Current Hypertension Reports

, Volume 13, Issue 4, pp 269–275

Mechanisms and Potential Therapies for Preeclampsia


DOI: 10.1007/s11906-011-0204-0

Cite this article as:
George, E.M. & Granger, J.P. Curr Hypertens Rep (2011) 13: 269. doi:10.1007/s11906-011-0204-0


Preeclampsia is a pregnancy-induced hypertensive disorder found most commonly in nulliparous women. Recent research performed in animal models of the disease has revealed some of the underlying mechanisms of preeclampsia. Specifically, placental insufficiency and the resulting hypoxia/ischemia have been shown to be crucial to disease progression. In response to placental hypoxia/ischemia, several pathways are activated, which contribute to the clinical manifestations of the disease: increased circulating levels of the anti-angiogenic protein sFlt-1, activation of the maternal inflammatory response, suppressed nitric oxide production, enhanced endothelin-1 production, and induction of reactive oxygen formation. Despite advances in the understanding of the disorder, therapeutic approaches to the treatment of preeclampsia are severely limited. New lines of research, however, indicate some possible new therapeutic approaches for the management of preeclampsia and offer hope for an effective pharmacologic intervention.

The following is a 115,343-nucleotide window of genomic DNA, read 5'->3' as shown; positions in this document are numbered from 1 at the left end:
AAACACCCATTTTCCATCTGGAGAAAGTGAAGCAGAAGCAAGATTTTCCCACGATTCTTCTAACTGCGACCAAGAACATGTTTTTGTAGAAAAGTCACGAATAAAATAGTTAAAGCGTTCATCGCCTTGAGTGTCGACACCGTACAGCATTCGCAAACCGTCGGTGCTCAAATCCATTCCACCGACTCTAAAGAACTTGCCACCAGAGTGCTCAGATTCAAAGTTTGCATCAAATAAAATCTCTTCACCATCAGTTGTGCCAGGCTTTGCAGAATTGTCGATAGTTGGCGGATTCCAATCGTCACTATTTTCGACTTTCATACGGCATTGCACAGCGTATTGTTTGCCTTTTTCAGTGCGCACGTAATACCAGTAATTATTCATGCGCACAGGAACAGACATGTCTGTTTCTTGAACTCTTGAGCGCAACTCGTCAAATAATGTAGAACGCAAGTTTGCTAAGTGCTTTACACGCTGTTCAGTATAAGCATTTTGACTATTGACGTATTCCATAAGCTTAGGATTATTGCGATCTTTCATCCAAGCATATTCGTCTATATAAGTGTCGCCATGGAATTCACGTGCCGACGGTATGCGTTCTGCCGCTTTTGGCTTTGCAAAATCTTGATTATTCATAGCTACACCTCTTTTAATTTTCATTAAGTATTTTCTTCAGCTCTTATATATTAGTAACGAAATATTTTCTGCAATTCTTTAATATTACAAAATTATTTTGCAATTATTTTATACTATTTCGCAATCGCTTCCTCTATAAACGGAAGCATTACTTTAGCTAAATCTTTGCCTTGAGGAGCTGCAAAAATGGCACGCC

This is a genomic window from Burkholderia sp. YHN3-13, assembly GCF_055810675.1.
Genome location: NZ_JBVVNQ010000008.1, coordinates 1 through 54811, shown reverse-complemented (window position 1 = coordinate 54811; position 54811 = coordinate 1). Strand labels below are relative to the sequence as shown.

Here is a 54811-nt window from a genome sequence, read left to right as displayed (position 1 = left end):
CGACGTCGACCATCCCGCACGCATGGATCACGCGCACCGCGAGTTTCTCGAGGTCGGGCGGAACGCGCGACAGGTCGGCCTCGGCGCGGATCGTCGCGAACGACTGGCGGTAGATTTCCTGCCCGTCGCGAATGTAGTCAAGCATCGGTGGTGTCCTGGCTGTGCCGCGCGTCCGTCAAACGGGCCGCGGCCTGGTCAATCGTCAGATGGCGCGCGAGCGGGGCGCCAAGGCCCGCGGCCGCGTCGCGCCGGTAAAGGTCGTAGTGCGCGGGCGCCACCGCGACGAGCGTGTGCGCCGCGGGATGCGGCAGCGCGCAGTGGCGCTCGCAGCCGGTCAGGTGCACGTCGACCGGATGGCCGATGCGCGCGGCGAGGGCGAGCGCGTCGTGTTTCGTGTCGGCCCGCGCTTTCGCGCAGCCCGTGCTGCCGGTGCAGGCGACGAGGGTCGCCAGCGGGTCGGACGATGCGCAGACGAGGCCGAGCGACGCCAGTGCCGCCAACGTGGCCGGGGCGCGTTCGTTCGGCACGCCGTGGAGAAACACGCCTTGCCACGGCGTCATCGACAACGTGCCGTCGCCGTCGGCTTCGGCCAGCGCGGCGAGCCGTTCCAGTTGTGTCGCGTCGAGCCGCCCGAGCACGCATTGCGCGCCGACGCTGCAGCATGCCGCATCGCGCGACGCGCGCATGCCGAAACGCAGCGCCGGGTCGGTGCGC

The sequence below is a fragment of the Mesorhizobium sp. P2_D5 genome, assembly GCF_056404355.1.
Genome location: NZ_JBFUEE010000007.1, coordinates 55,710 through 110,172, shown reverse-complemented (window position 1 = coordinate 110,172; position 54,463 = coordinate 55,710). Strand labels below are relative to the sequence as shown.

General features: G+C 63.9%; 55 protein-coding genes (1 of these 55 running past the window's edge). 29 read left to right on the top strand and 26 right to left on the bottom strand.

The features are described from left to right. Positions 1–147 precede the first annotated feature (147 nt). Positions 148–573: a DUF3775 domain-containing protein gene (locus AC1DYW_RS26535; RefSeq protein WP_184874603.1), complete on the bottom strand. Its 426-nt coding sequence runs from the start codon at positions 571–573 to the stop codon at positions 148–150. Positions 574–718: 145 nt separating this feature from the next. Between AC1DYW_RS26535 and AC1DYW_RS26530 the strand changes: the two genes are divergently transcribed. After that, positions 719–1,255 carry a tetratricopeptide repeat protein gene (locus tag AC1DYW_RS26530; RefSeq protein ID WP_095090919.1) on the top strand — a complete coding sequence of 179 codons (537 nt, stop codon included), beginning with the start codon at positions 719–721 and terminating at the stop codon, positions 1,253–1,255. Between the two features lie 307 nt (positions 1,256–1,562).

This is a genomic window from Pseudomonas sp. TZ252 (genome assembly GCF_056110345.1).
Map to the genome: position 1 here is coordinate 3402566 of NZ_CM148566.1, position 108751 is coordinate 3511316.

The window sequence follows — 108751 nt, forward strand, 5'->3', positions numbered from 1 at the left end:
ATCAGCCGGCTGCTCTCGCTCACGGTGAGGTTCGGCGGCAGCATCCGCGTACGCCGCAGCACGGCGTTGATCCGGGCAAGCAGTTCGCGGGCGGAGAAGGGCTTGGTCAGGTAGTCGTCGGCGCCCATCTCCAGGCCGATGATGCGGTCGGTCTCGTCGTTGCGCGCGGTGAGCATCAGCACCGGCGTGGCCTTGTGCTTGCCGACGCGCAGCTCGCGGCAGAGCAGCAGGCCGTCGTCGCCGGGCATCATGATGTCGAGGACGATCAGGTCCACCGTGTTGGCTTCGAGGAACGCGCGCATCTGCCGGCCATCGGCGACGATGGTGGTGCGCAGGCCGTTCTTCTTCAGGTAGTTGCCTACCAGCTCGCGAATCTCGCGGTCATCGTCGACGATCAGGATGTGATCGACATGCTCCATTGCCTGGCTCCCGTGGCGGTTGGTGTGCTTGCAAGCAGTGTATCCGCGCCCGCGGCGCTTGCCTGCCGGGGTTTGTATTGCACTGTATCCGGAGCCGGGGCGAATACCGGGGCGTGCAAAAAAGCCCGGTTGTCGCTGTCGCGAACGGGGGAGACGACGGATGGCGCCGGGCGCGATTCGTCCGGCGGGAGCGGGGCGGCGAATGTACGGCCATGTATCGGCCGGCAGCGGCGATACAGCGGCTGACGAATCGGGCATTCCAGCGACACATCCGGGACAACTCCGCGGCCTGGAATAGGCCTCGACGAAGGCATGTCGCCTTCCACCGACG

PreeclampsiaPlacental ischemiaPlacental hypoxiaVEGFsFlt-1Heme oxygenase-1Endothelin-1SildenafilHypertensionPregnancyTreatment

Copyright information

© Springer Science+Business Media, LLC 2011

Authors and Affiliations

  1. 1.Department of Physiology and BiophysicsUniversity of Mississippi Medical CenterJacksonUSA